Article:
Sci-Mation: Animations worth more than a thousand words

By Tashiana Osborne

Have you ever been stumped while trying to explain a complicated concept to someone? Maybe it was something within your specific niche, or maybe it was something you yourself had spent hours researching to better understand?

The Sci-Mation session of DCSWA’s 2015 Professional Development Day aimed to help writers and others do that hard explaining in a different way, by breaking apart overwhelming science concepts using animations rather than words. Panelists shared tips and resources for those who may be new to animation software.

Lauren Wolf and Adam Dylewski of the American Chemical Society highlighted the process and the software they use to make science come to life for their thousands of YouTube viewers. To begin, they brainstorm about what their audience may be interested in learning more about. They then approach the topic by “speaking in chemistry,” but soon begin to convert scientific explanations into shorter and more simplified phrases. The duo then adds images that help with the explanations; these will later be readjusted, revised and animated. They prefer using Wipster to first add comments about what to edit, and then switch to Adobe After Effects for their final edits. The goal is to produce a three-minute video in three to five days.

Dylewski stresses that it is not difficult to put together a video that draws the attention of viewers. “You have to be a little bit better than the average-bar on YouTube,” he said.

See one of their finished “Reactions” YouTube videos here.

Sean Kelley, an animator with the National Institute of Standards and Technology and the Joint Quantum Institute, swears by the free, open-source animating software Blender, which he uses to create and edit 2D and 3D animations. Additionally, Blender can accurately show both small- and large-scale physical and biological processes. “Blender is really useful for showing things that aren’t visible,” said Kelley. It offers a “timeline” to adjust, modify and build up animations, and allows you to customize both 2D and 3D animations to create truly unique and intricate computer art.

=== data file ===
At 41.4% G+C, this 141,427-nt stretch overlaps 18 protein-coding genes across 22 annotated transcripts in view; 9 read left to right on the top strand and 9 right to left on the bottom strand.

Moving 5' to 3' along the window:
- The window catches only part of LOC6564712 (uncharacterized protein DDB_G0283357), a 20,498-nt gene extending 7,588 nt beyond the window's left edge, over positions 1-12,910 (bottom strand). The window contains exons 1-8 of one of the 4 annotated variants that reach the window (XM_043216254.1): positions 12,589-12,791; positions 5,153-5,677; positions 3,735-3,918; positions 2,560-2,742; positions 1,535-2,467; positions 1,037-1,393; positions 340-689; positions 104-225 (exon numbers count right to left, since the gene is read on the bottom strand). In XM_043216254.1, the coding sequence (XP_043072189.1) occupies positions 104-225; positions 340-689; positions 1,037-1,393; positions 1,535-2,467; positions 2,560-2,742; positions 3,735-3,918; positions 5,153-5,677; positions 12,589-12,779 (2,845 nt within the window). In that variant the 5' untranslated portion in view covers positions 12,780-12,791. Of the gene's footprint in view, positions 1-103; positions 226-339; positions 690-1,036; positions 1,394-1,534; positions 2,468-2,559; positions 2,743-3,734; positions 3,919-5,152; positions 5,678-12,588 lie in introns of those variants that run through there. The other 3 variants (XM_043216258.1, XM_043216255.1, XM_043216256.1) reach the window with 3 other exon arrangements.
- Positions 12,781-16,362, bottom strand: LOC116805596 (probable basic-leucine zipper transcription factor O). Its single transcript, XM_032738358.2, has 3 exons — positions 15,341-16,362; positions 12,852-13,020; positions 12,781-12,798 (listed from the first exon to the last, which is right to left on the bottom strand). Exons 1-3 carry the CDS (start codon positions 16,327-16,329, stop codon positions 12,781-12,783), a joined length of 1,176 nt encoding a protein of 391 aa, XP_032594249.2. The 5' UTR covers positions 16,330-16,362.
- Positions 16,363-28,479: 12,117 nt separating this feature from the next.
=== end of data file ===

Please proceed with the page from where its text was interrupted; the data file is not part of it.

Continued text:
For those looking to build their animating skills, Kelley encourages “making an investment in yourself” by paying for animation software courses or searching for free online training. The first site Kelley recommends visiting is Animation Resources.

Adam Cole of NPR stressed how helpful animations can be in explaining complex processes. “If you can’t see it, then animate it!” he said. He showed several different stages of Vimeo and YouTube videos he had produced over the years using his preferred editing software, Adobe After Effects.

Cole sketched out a multi-step process for storytelling through animations:

1. Hand-sketch a general storyboard on a whiteboard (before writing script)
2. Draw out each moment/screenshot
3. Make initial round of edits on storyboard before wasting effort by animating first
4. Make rough animation in After Effects—he referred to this draft as his “Animatic”
5. Checks to see that animated entrances match the video’s audio

Cole highlighted the importance of making the main point as clear as possible to viewers through animations. “You have to think, how can the narrator speak for the images?” he said.

Cole’s upgraded version of an “Animatic”

Cole’s example of a 3D animated video on NPR’s YouTube channel

See all PDD 2015 highlights